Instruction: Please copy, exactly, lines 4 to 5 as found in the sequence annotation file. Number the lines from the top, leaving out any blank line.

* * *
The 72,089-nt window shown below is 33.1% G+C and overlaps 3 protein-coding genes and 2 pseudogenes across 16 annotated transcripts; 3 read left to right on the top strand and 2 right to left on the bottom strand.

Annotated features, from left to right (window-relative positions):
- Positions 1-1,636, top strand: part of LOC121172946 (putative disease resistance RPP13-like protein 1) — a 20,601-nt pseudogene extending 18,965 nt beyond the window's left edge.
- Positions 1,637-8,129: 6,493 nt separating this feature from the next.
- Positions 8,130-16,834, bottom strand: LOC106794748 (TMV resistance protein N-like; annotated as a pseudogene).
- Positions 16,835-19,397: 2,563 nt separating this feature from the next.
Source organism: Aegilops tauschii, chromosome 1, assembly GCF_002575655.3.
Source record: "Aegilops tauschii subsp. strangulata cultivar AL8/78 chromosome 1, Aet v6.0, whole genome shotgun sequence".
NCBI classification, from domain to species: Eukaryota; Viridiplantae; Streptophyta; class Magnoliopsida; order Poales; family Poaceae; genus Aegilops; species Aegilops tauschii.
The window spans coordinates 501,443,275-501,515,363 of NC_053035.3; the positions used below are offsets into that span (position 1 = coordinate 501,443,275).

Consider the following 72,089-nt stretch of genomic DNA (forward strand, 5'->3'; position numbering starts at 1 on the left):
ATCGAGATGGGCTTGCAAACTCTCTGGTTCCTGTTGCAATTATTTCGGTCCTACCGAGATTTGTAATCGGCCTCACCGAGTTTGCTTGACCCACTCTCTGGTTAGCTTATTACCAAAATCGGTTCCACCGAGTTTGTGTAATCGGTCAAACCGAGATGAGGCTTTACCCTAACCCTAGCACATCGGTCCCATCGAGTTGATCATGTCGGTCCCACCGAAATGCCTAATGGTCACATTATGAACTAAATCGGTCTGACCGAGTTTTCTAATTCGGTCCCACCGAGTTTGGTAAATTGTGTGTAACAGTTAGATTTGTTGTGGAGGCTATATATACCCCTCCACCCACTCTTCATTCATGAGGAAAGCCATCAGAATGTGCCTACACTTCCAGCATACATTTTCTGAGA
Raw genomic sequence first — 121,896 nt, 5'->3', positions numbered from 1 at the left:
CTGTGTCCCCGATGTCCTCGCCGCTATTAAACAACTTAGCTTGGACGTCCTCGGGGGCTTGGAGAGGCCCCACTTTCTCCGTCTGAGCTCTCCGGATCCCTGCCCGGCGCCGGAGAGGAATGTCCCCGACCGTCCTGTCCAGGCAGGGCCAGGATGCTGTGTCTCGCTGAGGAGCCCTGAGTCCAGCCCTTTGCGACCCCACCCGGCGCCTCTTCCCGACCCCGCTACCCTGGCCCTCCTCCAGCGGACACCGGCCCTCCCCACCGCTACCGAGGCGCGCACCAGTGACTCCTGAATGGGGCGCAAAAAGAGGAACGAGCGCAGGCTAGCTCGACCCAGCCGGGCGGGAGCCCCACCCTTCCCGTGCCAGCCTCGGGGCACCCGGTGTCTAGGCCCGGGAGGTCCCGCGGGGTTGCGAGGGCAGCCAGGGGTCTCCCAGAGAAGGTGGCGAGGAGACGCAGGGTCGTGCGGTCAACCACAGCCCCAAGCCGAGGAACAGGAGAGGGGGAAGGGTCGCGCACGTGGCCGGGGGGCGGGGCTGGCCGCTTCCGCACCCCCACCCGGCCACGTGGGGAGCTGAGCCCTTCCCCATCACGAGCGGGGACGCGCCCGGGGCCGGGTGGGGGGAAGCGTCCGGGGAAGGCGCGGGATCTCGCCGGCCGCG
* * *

- Positions 1,637-8,129: 6,493 nt separating this feature from the next.
- Positions 8,130-16,834, bottom strand: LOC106794748 (TMV resistance protein N-like; annotated as a pseudogene).